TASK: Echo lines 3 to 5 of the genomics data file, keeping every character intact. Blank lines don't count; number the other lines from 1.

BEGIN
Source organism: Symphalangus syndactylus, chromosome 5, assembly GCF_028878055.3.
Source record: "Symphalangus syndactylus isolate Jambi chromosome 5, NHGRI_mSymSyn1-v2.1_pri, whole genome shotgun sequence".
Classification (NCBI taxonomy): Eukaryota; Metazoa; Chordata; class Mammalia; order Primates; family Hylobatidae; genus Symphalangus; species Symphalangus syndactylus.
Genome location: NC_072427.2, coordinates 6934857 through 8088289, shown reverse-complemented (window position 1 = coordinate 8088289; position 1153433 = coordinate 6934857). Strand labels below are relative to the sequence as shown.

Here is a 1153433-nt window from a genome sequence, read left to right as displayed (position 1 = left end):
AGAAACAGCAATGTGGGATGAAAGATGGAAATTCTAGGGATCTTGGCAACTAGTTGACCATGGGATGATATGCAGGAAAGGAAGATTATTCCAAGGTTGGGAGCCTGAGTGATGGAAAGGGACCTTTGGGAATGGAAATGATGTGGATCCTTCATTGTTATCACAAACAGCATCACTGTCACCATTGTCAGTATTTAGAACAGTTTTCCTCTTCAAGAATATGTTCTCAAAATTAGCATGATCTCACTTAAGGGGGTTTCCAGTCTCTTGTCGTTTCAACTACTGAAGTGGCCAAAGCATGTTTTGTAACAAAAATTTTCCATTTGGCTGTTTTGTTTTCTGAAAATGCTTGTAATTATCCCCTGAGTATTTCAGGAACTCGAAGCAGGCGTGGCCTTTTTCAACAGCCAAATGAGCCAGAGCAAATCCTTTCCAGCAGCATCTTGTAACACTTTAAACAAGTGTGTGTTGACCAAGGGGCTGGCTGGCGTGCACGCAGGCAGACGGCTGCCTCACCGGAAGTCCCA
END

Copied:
Classification (NCBI taxonomy): Eukaryota; Metazoa; Chordata; class Mammalia; order Primates; family Hylobatidae; genus Symphalangus; species Symphalangus syndactylus.
Genome location: NC_072427.2, coordinates 6934857 through 8088289, shown reverse-complemented (window position 1 = coordinate 8088289; position 1153433 = coordinate 6934857). Strand labels below are relative to the sequence as shown.

Here is a 1153433-nt window from a genome sequence, read left to right as displayed (position 1 = left end):